Jane Griffiths, an original Blair babe and former MP, describes her transition from the Commons to the classroom. Nick Morrison reports
I t would be glib to say that the House of Commons is good preparation for dealing with unruly adolescents. But Jane Griffiths believes that her political career has given her some advantages as a teacher. She has learned to read body language to spot when someone is lying.
The clues are, she says, the same as those in a pupil on the verge of misbehaving in the classroom.
And she has developed a thick skin. "Many people who go into teaching want to be liked by the pupils, but I don't care," she says. "I think it's wrong to want to be liked, and that is what I brought with me from politics.
"In that world, you must not be afraid to make enemies, and I have done. It doesn't kill you if people hate you in politics, and if a Year 9 group decides they hate me, I don't care at all."
Jane was one of the original "Blair babes" when she was elected to represent Reading East in the 1997 landslide, but seven years later she was deselected after falling out with local activists, leaving the Commons in 2005.
It was then she found that serving your country does not always open doors, although her experience was far from unique. Last year it emerged that Lilo Friedrich, a former German MP, had taken a job as a cleaner after she failed to find other employment on leaving the Bundestag.
Jane, now 52 and a mother of two, had almost become a teacher when she left university, before opting to work as a linguist at the Government Communications Headquarters (GCHQ) instead. Now, her thoughts of teaching have returned.
"I wanted a new career while I was still young enough to do something solid," she says. "I felt I had got to make a change and do something for me, something I had a yearning to do when I was young - and I wanted a challenge."
She applied for a PGCE and last September started training as a languages teacher at the Institute of Education, University of London. Her teaching practice last term was in a secondary school in east London, and she says her political experience has given her an advantage in maintaining order in the classroom.
"I'm used to keeping people in line," she says. "I know what people are going to do before they do it. I hope I don't have to eat my words, but so far I have been OK in classroom management."
But she admits the sudden drop in status has been hard to deal with.
"Having been quite an important person in my local community, I have had to speak to myself quite sternly and say: 'You are not important, you are a beginning teacher'," she says.
Jane hasn't told staffroom colleagues about her previous career, although she says she would if asked, and she bites her tongue when discussions get around to political matters. Nor is she worried about the children finding out.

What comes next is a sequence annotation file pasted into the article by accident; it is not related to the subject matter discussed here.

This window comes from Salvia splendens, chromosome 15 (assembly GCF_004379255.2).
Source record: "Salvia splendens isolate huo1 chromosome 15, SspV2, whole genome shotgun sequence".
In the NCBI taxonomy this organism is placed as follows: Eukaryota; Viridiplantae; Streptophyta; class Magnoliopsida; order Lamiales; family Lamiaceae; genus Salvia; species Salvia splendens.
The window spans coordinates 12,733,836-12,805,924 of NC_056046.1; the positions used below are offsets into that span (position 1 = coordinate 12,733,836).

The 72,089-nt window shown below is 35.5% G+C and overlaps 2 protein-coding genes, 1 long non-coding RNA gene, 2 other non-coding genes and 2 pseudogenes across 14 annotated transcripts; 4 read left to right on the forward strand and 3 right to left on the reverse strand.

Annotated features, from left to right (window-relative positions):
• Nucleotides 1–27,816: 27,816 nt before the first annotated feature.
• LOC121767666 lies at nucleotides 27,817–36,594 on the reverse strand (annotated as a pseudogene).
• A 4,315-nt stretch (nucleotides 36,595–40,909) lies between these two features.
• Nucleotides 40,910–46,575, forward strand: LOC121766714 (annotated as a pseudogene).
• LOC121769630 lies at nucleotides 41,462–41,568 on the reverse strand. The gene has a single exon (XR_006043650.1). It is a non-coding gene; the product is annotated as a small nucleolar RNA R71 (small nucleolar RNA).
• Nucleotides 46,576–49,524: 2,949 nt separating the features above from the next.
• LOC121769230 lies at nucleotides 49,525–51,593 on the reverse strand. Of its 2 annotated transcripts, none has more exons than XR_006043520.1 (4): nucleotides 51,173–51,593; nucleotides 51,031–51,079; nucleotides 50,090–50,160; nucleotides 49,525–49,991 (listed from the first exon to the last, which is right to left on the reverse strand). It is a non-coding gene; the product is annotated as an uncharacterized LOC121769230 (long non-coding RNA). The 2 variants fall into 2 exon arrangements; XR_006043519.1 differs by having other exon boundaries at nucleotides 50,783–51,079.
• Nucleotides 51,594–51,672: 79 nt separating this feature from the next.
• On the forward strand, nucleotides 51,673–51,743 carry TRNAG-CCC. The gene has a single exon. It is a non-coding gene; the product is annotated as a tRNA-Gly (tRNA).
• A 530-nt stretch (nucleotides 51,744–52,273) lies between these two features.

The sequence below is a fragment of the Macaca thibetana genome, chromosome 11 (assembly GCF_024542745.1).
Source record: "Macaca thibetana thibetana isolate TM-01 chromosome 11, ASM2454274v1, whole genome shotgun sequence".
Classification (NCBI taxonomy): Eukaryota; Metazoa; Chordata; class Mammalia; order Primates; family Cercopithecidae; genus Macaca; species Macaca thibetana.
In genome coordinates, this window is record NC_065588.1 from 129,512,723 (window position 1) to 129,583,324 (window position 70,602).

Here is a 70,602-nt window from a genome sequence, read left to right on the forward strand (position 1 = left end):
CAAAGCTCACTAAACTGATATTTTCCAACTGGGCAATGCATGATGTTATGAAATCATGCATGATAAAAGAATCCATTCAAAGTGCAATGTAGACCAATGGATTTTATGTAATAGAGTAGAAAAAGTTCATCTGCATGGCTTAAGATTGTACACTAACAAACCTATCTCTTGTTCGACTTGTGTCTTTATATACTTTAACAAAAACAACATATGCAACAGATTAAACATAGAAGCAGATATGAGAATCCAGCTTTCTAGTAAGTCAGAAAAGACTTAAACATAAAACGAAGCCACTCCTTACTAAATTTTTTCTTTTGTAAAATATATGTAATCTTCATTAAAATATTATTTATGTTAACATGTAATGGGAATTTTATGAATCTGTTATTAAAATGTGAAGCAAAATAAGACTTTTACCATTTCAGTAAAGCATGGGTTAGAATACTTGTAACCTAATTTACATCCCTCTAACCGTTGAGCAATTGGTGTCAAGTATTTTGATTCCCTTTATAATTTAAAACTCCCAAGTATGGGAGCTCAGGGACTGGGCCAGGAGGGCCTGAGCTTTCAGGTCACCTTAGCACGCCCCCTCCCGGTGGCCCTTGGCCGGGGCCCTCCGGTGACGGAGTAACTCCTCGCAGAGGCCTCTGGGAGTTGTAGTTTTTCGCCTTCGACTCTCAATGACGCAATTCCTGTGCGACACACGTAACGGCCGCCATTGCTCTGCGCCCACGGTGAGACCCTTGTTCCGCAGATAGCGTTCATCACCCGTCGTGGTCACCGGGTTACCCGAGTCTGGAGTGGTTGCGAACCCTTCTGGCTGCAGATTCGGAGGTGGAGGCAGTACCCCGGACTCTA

She has surprised herself how little she misses the Commons and taking part in debates, but the challenges and rewards of her new career have made the transition easier.
"It has been harder than I thought, although I didn't think it would be easy," she says. "With languages, you have a real advantage for low achievers. They are all on a level playing field, and with them, you can really see their progress. You get some who do particularly well and it is such a boost to them."
Perhaps surprisingly for someone used to public speaking, and who insists she is not short of personal confidence, she also admits to nerves.
"I do feel apprehensive going into the classroom. I did every time I stood up in the Commons or had a constituency surgery, not knowing who was going to come through the door.
"But what has exceeded my expectations is the absolute joy I get from being at school. I'm going to sound silly and emotional, but when you are around adolescents, it's the way they laugh an uninhibited laugh. In politicians, you never hear uninhibited laughter - it's all political."
Teachers turned MP
In the 2005 general election 47 teachers were elected to Parliament (32 Labour, 6 Conservative and 9 Lib Dem), and 44 university and college lecturers (41 Labour, 3 Lib Dem). Teachers who have become MPs include:
Vernon Coaker - junior Home Office minister (deputy headteacher)
Don Foster - Lib Dem culture spokesman (science teacher)
Phil Hope - skills minister (teacher)
Fiona McTaggart - former Home Office minister (primary teacher)
Elliot Morley - former environment minister (head of special needs)
Estelle Morris - former Education Secretary, now Baroness Morris (teacher)
Bridget Prentice - junior minister in the Department for Constitutional Affairs (head of careers)
Jacqui Smith - Government Chief Whip (head of economics)